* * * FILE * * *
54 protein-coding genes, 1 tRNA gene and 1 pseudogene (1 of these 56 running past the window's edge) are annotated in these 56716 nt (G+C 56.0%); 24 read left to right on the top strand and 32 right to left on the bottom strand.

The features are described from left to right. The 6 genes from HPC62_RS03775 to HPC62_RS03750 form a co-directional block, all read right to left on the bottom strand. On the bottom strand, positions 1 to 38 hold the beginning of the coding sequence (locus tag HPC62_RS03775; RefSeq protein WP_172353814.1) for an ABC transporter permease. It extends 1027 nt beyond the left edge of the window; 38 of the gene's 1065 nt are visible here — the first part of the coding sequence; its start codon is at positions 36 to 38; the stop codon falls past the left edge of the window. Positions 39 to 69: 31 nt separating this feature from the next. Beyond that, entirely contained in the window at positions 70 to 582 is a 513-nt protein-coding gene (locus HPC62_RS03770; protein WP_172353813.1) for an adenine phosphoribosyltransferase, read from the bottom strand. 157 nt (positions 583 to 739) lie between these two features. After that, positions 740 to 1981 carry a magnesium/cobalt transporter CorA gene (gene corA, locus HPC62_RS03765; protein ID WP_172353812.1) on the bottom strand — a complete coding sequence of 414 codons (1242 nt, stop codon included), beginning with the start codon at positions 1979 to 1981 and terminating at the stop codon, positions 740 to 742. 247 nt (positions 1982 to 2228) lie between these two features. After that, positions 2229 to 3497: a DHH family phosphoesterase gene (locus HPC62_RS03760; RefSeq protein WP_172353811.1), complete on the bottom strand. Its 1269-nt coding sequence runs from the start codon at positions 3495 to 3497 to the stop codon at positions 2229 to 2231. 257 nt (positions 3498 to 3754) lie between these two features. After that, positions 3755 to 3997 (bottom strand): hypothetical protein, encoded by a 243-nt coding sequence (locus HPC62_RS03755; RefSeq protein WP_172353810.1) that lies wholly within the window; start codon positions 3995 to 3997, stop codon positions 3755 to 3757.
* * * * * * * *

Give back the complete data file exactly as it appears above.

54 protein-coding genes, 1 tRNA gene and 1 pseudogene (1 of these 56 running past the window's edge) are annotated in these 56716 nt (G+C 56.0%); 24 read left to right on the top strand and 32 right to left on the bottom strand.

The features are described from left to right. The 6 genes from HPC62_RS03775 to HPC62_RS03750 form a co-directional block, all read right to left on the bottom strand. On the bottom strand, positions 1 to 38 hold the beginning of the coding sequence (locus tag HPC62_RS03775; RefSeq protein WP_172353814.1) for an ABC transporter permease. It extends 1027 nt beyond the left edge of the window; 38 of the gene's 1065 nt are visible here — the first part of the coding sequence; its start codon is at positions 36 to 38; the stop codon falls past the left edge of the window. Positions 39 to 69: 31 nt separating this feature from the next. Beyond that, entirely contained in the window at positions 70 to 582 is a 513-nt protein-coding gene (locus HPC62_RS03770; protein WP_172353813.1) for an adenine phosphoribosyltransferase, read from the bottom strand. 157 nt (positions 583 to 739) lie between these two features. After that, positions 740 to 1981 carry a magnesium/cobalt transporter CorA gene (gene corA, locus HPC62_RS03765; protein ID WP_172353812.1) on the bottom strand — a complete coding sequence of 414 codons (1242 nt, stop codon included), beginning with the start codon at positions 1979 to 1981 and terminating at the stop codon, positions 740 to 742. 247 nt (positions 1982 to 2228) lie between these two features. After that, positions 2229 to 3497: a DHH family phosphoesterase gene (locus HPC62_RS03760; RefSeq protein WP_172353811.1), complete on the bottom strand. Its 1269-nt coding sequence runs from the start codon at positions 3495 to 3497 to the stop codon at positions 2229 to 2231. 257 nt (positions 3498 to 3754) lie between these two features. After that, positions 3755 to 3997 (bottom strand): hypothetical protein, encoded by a 243-nt coding sequence (locus HPC62_RS03755; RefSeq protein WP_172353810.1) that lies wholly within the window; start codon positions 3995 to 3997, stop codon positions 3755 to 3757.